Once the design of one PCB Christmas tree finished, I duplicated it four times and dispatched each of them side by side to fill the 100*100 mm area imposed by the manufacturer. All designs are spaced by 3mm and connected with breakaway tabs with a 3-holes perforation pattern.
The final PCB has a size of 100*100 mm and contains 4 Christmas tree PCBs. The cost of a PCB unit is so divided by 4 !
Step 5: Soldering the PCB
When all components are gathered the soldering of the PCB can start !
- Soldering the LEDs -
It is best to start with LEDs soldering as they are the smallest components. Soldering them last would make the task potentially more difficult as larger components could interfere with their placement. LEDs are polarized components and it is important to identify on the PCB how they are supposed to be soldered. The LEDs footprint on the PCB is always the same: the pad connected to the ground plane is the mass (cathode) and the pad connected to a track is the supply voltage (anode). A green arrow under the CMS LED indicates the flow direction of the current and therefore its polarity.
Testing a LED with a multimeter in "diode tester" configuration can help determine its polarity and color.
To solder the LEDs, I first began by placing a small amount of solder on one of the LED pad. I then approached the LED with fine tweezers while keeping the solder molten with my soldering iron. Once the led correctly placed, I removed my soldering iron to solidify the solder. The second solder can then be made without the need to hold the LED with the tweezers. This process is repeated for the 10 LEDs remaining.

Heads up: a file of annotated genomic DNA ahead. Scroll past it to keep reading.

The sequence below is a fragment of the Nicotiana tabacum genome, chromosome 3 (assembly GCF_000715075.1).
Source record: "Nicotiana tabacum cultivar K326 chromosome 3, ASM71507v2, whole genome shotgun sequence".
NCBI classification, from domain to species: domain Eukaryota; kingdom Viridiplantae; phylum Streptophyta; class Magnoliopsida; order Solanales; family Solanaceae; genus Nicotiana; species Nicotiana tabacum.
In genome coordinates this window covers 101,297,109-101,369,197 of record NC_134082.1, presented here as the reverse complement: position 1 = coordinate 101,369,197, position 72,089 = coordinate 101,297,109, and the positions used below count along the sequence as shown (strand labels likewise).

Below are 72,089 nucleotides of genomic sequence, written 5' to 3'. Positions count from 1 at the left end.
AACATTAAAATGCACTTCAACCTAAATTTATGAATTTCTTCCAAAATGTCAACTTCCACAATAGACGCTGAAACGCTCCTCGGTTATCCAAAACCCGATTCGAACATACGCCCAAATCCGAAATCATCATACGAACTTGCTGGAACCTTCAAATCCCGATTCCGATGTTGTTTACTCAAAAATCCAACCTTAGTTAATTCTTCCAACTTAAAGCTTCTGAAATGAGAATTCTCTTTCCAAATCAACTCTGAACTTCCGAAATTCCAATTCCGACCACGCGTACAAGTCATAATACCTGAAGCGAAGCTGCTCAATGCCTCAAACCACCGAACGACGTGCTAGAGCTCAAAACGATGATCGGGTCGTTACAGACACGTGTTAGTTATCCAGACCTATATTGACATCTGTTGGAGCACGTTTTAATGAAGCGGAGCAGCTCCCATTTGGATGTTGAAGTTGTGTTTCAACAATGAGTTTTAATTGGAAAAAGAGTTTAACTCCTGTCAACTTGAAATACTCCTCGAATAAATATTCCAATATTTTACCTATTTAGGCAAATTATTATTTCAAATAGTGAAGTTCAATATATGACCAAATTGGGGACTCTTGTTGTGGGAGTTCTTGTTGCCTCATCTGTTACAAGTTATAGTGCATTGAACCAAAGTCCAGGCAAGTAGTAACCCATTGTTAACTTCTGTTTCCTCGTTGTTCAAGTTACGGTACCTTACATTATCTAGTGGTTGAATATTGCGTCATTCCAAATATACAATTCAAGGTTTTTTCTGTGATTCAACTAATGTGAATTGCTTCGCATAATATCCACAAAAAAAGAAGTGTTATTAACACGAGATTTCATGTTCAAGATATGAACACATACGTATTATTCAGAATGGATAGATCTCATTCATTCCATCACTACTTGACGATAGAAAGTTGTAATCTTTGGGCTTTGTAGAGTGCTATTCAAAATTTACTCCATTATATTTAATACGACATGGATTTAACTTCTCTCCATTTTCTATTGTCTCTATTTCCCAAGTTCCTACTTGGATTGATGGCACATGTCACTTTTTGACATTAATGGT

- Soldering the battery holder -
The battery holder holds the button cell against the PCB to create the electrical connection. To hold the battery firmly, I deposited a small layer of tin on the battery holder pad. The connector is then placed and soldered.
- Soldering the switch -
Finally, the switch is soldered to the same side as the battery connector. The toggle protrudes from the PCB for easy operation.
Step 6: Assembling the PCB
Once all the components soldered, it's time to assemble the Christmas tree.
- Separating the boards -
I started to break the board with flat pliers to separate the two fins from the main board. I used cutting pliers to remove any big edge remaining which could possibly hurt. Then, I used sandpaper to smooth the sides of the Christmas tree and finally have three clean boards : the main tree and his two fins.